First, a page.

Having hierarchies in a Power BI data model opens up many possibilities. When you have hierarchies in your data, you can actually drill down into the details using the structure of the hierarchy.
One specific kind of hierarchy, which is part of almost every Power BI report, is the date hierarchy, which normally includes years, quarters, months, and days.
But you might also have an organizational hierarchy, a regional hierarchy, a product category hierarchy, or any other type of hierarchy depending on the data in the report.
First, let’s see how you can create a new hierarchy from the data in the BusinessUnits table. This is what the data looks like:
This table has a hierarchy with three levels. The top-level is Division, followed by Group and then BusinessUnit. This means that several BusinessUnits below belong to one Group and several Groups belong to one Division. To create the first level of the hierarchy, drag and drop the Groups Field to the Divisions field.
The next step is to also add the BusinessUnit field to the hierarchy. Here you can also use drag and drop function.
Now let’s see what this hierarchy looks like in a Zebra BI Tables visual. Let’s add the visual to the report and then add the Division Hierarchy to the Category field. To see some values, let’s add the Revenues AC measure to the Values placeholder and Revenues PL to the Plan placeholder.
You can now expand and collapse the different levels of the hierarchy by clicking on the little arrowheads on the left of every category. If you want to expand or collapse an entire level of the hierarchy, simply right-click on of the elements from the specific level and select to either expand the entire field or collapse the entire field.
⚠️ Hint: If you don’t want to show all levels of the hierarchy in a visual, you can simply unselect the level which should not be shown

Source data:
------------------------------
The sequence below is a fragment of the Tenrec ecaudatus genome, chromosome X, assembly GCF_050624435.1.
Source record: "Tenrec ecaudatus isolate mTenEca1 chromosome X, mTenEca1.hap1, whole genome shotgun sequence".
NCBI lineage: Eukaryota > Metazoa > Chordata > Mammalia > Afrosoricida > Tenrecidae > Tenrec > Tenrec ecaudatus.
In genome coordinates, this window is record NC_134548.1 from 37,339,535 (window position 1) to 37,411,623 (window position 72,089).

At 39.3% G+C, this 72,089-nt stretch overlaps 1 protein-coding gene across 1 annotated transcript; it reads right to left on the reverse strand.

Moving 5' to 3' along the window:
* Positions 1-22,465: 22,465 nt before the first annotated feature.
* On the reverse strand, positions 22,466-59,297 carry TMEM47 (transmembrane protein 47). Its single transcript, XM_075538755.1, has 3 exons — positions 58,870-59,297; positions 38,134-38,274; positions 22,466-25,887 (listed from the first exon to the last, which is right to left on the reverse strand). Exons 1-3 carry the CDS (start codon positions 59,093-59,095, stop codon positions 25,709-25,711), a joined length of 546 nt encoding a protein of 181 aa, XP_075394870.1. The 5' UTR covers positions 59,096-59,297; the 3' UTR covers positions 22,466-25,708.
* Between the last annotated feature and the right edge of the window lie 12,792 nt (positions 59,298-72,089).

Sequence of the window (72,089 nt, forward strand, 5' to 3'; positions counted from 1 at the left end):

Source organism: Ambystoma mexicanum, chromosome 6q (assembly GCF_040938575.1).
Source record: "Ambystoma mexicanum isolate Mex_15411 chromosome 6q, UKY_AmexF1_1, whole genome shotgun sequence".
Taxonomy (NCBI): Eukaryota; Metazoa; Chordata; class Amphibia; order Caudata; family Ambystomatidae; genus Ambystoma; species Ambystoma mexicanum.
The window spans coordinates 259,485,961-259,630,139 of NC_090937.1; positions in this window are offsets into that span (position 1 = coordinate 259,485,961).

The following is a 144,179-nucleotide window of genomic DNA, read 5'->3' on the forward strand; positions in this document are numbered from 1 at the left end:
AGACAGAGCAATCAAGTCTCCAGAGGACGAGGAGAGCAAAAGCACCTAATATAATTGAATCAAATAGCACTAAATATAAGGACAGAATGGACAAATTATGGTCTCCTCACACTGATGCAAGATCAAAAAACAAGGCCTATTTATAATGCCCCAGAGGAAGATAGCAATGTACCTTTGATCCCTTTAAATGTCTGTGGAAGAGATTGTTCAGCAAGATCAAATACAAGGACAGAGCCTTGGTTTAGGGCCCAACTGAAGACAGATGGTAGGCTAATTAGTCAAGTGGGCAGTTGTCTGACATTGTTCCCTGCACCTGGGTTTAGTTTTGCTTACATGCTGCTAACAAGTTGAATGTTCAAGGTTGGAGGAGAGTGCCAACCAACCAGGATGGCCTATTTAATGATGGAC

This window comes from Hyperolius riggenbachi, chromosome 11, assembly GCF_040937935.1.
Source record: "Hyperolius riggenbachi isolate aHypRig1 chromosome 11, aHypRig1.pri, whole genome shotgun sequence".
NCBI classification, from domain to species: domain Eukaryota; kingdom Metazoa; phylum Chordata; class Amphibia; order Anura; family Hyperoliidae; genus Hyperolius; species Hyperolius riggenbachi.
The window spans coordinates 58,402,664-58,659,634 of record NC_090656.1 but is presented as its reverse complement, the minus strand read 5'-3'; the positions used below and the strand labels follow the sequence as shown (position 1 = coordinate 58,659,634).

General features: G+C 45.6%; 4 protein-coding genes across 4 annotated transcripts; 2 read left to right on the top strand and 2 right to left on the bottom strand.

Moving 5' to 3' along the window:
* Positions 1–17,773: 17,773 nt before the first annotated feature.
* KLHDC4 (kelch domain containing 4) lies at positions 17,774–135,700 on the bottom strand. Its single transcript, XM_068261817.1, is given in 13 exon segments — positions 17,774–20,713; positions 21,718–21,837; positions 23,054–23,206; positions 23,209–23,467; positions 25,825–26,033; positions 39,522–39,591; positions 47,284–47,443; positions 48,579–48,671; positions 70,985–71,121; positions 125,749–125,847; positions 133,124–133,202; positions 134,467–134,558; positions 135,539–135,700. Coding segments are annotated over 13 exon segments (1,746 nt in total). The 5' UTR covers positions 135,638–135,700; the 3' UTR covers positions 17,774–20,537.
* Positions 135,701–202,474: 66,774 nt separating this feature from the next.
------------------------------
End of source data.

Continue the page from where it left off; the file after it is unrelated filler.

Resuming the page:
Now let’s see how you can change the levels in an already created hierarchy. To do this, you need to navigate to the model view and select the hierarchy you want to change. Once you did this, you can use drag and drop to change the order of the levels. Once you are done creating the new structure, click Apply Level Changes.
⚠️ Hint: By clicking the X next to a level, you can remove it from the hierarchy.
Next up, let’s see how hierarchies behave in a Zebra BI Charts visual. To do this, add the Date Hierarchy to the category placeholder and Revenues AC to Values and Revenues PL to Plan.
The initial view of the visual now shows the variance by year. But because a hierarchy was added, the drill-down buttons appear in the top right corner of the visual. With these buttons, the end-user can drill down (or drill up) to see a different level. Below, we’ll explain the drill-down buttons.
The upwards arrow (drill up) is initially greyed out and not active. It only becomes active once you click on the second button – the downwards arrow and actually drills down into the details. To activate the drill down, just select the second button and then click on the element for which you want to drill down to the next level. In the sample below, a drill-down was made from the year 2018 to quarters and then from Q3 to months. Use the first button to drill back up to a higher level. Note how the title of the visual always indicates the drill down you did so you know what you are looking at.
The third button can be used to drill down to the next level. In the example before, we drill down from years, to quarters and to months. Please note that since there’s no filter applied, the total values stay the same. So for example when we see January, this number is actually the sum of all values in January 2016, January 2017, and January 2018. If this should be separated, you can use the fourth and last of the drill-down buttons.
The fourth button expands each level of the hierarchy and reveals details of each level below.
Having one hierarchy in a visual is already good but, even better, you can add a second hierarchy to it. Below is a Zebra BI Tables visual which shows the Division Hierarchy in the Group field and the 2 fields from the Products table in the Category placeholder. Note that ProductCategoryID and Product are not actually in a hierarchy but are just 2 individual fields that were added to the visual. This should show that creating a hierarchy is not a must. You can also just add the individual fields to the visual and have the same result.
This setup doesn’t only let you drill down into the Category in the rows but also into the Product details in the columns as shown below:
Now you know how to add hierarchies to your Power BI report. This will lead to many additional insights for your end-users as they can now drill-down into the data and see exactly where the values are coming from.
Should your hierarchy be sorted in a specific order? How to add a custom sort order logic to a hierarchy.